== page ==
In conclusion, Paper Mario: Color Splash had a good idea to streamline battles into intricately planned out turns, but the poor implementation of the Wii U Screen, cards and paint make it so cumbersome that each battle ends up taking an unnecessary amount of effort. The system absolutely does not lend itself for the amount of battles and how repetitive they are. Paper Mario: Color Splash, like its predecessor, tries and fails to streamline the perfectly convenient battle system of Paper Mario 1 and 2.

In the next article, 'Overworld Joys and Overworld Woes,' I'll discuss the overworld you navigate in Color Splash outside of battles. Thank you very much for your time, and I look forward to your feedback.

* Update: On Reddit, I received a reaction about something I glossed over because I was too focused on the interface itself. In Paper Mario Color Splash, the Action Commands are almost exclusively timed button presses. In the first and second game, the Hammer Action Command worked by tilting the control stick, and there were a variation of Action Commands and stylish moves on top of that. This is another simplification that ends up making the battle system more tedious and monotonous than it could have been. Thanks for pointing this out, /u/rendumguy!

Thursday, June 8, 2017

Breath of the Wild Discussion: A Post-Apocalypse Without Murder?

This article will contain spoilers from various games in the series, including Breath of the Wild, so read at your own discretion!

Back in March, Nintendo surprised the industry with The Legend of Zelda: Breath of the Wild, a huge open-world game and a complete change in direction for the series. The game has many merits, but today I'd like to discuss a strange rule the game seems to stick with: Link isn't allowed to kill anything that is - or looks - human. 

Breath of the Wild's world is populated with many monsters such as Bokoblins, Moblins, Lizalfos, Chuchus and Lynels. But seasoned fans of the series will notice a few fan favorites are missing: Poes, Gibdos, ReDeads, Stalfos and Stalchildren, for example.


ReDead from Ocarina of Time 3D. Source: http://zelda.gamepedia.com/ReDead

What do these enemies have in common? They are all undead people. (Though Nintendo has admittedly tried to retcon the ReDead into being a magical, non human creature.) Indeed, though Breath of the Wild has tension and atmosphere, it very rarely engages with the dark locations and enemy designs that Majora's Mask, Twilight Princess or even Ocarina of Time dealt with.

At this point, you may question the premise, pointing out that the absense of the aforementioned enemies simply resulted from Nintendo's choice to steer away from disturbing locations and enemies, and not actually a problem with killing humanoid enemies specifically. However, considering which enemies are in the game, the problem with this argument becomes clear: most common enemies have a 'Stal', or skeletal, equivalent.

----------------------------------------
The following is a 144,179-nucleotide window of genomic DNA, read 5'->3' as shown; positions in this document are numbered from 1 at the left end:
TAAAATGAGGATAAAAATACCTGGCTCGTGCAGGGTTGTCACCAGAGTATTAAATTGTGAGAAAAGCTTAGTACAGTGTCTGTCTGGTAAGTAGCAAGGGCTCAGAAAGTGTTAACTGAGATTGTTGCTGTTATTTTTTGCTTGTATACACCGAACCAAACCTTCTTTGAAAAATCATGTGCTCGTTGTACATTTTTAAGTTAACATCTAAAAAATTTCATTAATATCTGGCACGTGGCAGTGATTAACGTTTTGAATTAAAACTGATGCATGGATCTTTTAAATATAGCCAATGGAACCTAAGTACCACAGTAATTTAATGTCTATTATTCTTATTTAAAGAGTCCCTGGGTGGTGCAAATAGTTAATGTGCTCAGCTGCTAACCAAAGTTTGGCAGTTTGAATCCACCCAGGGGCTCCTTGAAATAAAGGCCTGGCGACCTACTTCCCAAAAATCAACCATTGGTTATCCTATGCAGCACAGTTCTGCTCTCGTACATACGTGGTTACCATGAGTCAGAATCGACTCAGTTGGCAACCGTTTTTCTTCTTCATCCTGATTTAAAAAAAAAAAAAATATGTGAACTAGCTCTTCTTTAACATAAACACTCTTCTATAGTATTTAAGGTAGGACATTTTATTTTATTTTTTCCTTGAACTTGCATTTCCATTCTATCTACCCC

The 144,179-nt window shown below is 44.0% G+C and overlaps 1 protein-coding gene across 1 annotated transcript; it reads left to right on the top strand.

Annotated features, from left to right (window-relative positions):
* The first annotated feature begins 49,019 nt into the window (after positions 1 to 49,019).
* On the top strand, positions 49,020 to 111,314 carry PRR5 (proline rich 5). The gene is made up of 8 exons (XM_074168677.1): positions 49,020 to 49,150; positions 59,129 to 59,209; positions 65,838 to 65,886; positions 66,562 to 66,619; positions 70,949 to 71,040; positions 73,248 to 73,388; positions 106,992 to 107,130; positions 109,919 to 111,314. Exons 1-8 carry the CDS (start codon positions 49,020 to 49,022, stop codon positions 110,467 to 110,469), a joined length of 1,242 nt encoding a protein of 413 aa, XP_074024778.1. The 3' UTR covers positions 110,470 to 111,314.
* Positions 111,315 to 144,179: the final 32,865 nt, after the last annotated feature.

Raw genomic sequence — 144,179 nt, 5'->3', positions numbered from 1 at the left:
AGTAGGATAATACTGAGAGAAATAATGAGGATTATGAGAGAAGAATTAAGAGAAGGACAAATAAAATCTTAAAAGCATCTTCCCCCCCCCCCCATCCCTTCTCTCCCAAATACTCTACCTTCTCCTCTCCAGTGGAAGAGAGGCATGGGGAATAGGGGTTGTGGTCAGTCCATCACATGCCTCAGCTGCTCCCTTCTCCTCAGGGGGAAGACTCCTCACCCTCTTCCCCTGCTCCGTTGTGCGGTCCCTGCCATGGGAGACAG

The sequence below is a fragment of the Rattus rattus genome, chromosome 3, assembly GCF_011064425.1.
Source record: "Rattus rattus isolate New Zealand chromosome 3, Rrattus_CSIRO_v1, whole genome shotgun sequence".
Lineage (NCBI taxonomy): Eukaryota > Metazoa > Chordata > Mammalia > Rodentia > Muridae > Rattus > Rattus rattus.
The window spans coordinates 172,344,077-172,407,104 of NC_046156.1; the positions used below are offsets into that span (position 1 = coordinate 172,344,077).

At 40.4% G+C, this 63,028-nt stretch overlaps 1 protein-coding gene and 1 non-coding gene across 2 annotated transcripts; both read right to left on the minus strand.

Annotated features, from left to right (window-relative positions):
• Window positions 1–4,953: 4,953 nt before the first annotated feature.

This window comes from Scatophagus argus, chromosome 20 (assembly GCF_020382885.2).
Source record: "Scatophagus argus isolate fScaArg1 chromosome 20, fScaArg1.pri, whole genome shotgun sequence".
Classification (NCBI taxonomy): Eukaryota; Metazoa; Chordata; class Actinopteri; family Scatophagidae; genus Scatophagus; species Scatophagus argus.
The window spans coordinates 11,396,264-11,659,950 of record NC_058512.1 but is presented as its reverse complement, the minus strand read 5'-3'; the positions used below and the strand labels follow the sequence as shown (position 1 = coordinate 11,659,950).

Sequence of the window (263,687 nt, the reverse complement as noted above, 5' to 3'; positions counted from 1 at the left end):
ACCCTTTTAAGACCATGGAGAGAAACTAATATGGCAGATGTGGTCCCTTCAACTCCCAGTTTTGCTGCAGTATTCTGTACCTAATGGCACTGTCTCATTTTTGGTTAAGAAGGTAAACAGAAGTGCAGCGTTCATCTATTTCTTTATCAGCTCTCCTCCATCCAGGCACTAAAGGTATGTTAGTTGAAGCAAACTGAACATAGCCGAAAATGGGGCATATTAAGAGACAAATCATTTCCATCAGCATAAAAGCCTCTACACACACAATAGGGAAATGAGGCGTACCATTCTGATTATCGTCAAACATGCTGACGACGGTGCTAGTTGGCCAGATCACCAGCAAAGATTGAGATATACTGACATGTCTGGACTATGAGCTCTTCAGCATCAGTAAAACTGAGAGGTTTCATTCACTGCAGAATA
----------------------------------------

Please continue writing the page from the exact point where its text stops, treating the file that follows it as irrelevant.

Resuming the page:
Link fights a Stalnox. Source: Robinotta on YouTube

In other words, Nintendo had no problem involving undead skeletal enemies... so long as they weren't human or Hylian. On top of Stalnoxes, Breath of the Wild includes Stalkoblins, Stalmoblins and Stalizalfos, but the classic Stalfos and Stalchild - humanoid skeletons - are missing.

However, Breath of the Wild actually does have humanoid enemies. It's time to address the elephant in the room: The Yiga Clan.

Link is ambushed by a Yiga Clan assassin. Source: DivDee on YouTube

The Yiga Clan, though masked, are confirmed to be Sheikah defectors and thus part of the same race of people, and Link is able to fight them. However, the way these fights end proves the original premise furter: unlike monster enemies, which visibly die and drop guts and teeth, people of the Yiga Clan teleport away from Link when defeated, dropping only Mighty Bananas and money. They are completely unique in this regard.

The one exception is Master Kohga, who does seem to die after you defeat him.

Master Kohga in all his splendor. Source: Zelda Gamepedia


But rather than having Link strike him down, in the cutscene after his battle, Kohga brings about his own demise by summoning a large metal sphere which ends up pushing him into a chasm. Words don't do it justice; You can view the clip here.

And even Ganon himself, whose human form Ganondorf met a grisly end in Wind Waker and Twilight Princess, has no such form in this game. Instead, his first form is a monstrosity with a vaguely human head.

Calamity Ganon. Source: Boss Fight Database on YouTube

Interestingly, though thousands must've died in the events leading up to Breath of the Wild, Link isn't allowed to seriously harm any human being, alive or undead. Human enemies are kept to a minimum, with even their skeletons replaced by those of standard enemies, and human enemies that do appear aren't killed. That's why I think Nintendo consciously decided that Link wasn't allowed to kill any human in Breath of the Wild. 

That's my conclusion from these design choices, but I could be completely wrong. I'm very interested to hear your thoughts on why Nintendo made these choices, and whether or not you feel there is any meaning to them at all. Depending on responses, I may write a follow up to address the best arguments and theories.